Health and Safety News


Noise is defined as ‘a sound, especially one that is loud or unpleasant or that causes disturbance’. It is a form of energy that is transmitted by pressure variations which the human ear can detect.

Hearing damage caused by exposure to noise levels can be permanent and incurable, and the effects can be immediate, or take effect over a long period of time. Research suggests that over 2 million people are exposed to noise levels within the working environment that may be harmful.

Within a workplace, noise can be formed by many sources; people talking, machinery, equipment, and even the radio or music playing in the background.

Legislation covering Noise at Work includes the Control of Noise at Work Regulations, which were brought into action in 2005. The Regulations identify two ‘action levels’, which ultimately provides employers with a framework to follow.

The first action level (lower level) is set at 80dB (Decibels), the second action level (upper level) is set at 85dB. These levels can be measured against a day’s exposure, or against a weekly exposure. A weekly exposure should be used if the exposure during the week is likely to have dramatic changes.

How do you know if you are producing, or working in an environment that has the potential to reach those action levels?

Well, there are a few different ways;

  1. One simple way to identify an issue is the ‘2m Rule’.  If you are having a normal conversation with another person, stood approximately 2m apart, and are struggling to hear each other, it’s likely that you may be exceeding the noise thresholds of the action levels.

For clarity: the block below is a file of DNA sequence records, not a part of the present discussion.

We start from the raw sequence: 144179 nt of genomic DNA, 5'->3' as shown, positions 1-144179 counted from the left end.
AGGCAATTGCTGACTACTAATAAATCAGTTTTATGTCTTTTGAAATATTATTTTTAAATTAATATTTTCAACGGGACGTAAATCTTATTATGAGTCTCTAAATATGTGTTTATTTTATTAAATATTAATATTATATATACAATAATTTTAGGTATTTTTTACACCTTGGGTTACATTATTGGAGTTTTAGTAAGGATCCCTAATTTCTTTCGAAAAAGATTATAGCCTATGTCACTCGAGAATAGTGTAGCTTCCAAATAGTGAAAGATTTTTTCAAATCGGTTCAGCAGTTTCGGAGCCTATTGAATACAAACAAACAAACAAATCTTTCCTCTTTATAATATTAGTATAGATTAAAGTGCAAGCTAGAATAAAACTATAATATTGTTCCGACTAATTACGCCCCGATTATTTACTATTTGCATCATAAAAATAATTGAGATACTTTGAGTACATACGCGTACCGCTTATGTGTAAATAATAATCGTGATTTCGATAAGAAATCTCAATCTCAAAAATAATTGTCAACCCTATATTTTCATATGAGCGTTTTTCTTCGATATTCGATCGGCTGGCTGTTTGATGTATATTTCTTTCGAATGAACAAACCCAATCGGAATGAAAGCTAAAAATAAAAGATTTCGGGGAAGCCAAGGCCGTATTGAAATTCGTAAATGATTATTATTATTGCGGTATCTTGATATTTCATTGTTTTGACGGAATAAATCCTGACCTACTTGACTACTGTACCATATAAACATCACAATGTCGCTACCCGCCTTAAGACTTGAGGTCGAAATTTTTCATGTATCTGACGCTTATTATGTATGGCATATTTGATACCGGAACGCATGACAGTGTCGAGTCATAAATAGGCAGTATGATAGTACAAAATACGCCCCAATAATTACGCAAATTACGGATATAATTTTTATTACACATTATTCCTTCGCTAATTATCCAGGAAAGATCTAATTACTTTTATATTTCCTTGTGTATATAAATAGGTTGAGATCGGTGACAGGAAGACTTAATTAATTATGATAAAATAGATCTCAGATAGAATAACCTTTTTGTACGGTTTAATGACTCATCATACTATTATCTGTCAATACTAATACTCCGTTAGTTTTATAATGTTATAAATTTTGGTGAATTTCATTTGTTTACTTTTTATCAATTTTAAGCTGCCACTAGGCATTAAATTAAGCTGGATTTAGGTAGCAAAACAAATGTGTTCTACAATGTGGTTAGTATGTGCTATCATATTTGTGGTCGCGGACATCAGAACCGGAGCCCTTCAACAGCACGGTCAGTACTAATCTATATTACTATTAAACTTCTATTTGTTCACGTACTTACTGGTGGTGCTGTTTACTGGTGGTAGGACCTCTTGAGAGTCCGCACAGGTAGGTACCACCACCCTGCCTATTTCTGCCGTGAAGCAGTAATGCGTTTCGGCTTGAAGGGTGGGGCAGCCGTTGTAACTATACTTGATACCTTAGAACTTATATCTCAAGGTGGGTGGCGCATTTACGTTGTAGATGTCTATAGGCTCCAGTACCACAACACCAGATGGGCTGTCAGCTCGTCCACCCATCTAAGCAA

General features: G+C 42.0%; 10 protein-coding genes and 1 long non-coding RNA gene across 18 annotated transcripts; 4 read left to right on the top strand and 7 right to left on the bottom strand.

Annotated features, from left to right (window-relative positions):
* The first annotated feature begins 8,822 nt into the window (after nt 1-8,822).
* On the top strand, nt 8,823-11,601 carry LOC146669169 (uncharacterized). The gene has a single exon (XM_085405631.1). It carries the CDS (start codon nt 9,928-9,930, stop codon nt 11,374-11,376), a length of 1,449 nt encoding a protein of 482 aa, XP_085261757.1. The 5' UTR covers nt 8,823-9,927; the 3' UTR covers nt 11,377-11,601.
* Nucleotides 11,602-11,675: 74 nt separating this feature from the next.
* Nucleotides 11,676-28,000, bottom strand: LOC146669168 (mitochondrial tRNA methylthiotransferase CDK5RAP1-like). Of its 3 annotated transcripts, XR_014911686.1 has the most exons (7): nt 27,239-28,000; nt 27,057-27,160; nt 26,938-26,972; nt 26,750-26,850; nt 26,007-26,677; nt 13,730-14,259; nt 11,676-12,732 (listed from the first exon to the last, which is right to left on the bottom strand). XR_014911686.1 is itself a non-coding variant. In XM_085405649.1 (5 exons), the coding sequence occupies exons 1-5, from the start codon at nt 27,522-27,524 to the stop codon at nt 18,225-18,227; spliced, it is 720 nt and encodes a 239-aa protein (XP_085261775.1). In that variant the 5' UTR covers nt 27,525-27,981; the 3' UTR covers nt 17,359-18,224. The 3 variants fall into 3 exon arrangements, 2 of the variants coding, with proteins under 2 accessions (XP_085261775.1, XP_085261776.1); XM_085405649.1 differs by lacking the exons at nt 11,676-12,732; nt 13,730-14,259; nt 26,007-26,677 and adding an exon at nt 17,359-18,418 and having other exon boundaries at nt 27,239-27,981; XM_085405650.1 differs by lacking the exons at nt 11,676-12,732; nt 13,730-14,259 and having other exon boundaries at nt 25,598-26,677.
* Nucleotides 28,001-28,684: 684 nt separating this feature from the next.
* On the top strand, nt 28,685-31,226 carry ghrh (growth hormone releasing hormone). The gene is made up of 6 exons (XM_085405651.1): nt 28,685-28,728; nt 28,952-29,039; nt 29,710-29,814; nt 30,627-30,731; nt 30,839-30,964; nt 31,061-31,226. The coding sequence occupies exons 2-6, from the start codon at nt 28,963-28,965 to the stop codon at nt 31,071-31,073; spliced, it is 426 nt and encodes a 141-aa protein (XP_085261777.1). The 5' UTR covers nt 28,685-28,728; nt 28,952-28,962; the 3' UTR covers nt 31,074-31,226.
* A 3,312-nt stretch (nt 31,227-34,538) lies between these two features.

2. Look at the information guides for the machinery and equipment you are using.  There will be information held within the guidance documents which will identify the noise levels being emitted by the equipment or machinery.
  3. Conduct a noise assessment.

What you need to do with the findings:

If your assessment of noise deems that you are exposing employees to daily or weekly levels in excess of the first action level (80DbA), let the employees who are potentially affected know about this fact.  Get them engaged with the protection of their own health and safety. You need to be taking actions that are deemed reasonably practicable to reduce the noise exposure negatively affecting employees; think about technological changes and shift rotations.  As a last resort, provide personal protective hearing devices for the employees to select to wear if they want it.

If you are in excess of the second action level, again your first option must be to consider technological changes to the equipment that is producing the noise.  Consider staff rotation changes, provide a warning to employees and those who may enter that environment, that the working area is a ‘Hearing Protection Zone’. For personnel working within this area, and where the noise levels cannot be reduced further by other means, personal protective hearing protection MUST be worn.  This needs to be a mandatory requirement and enforced.

Additionally, when exceeding the second action level, health surveillance needs to be provided to those individuals affected to make sure that their hearing isn’t deteriorating over time.

Further information and guidelines can be found at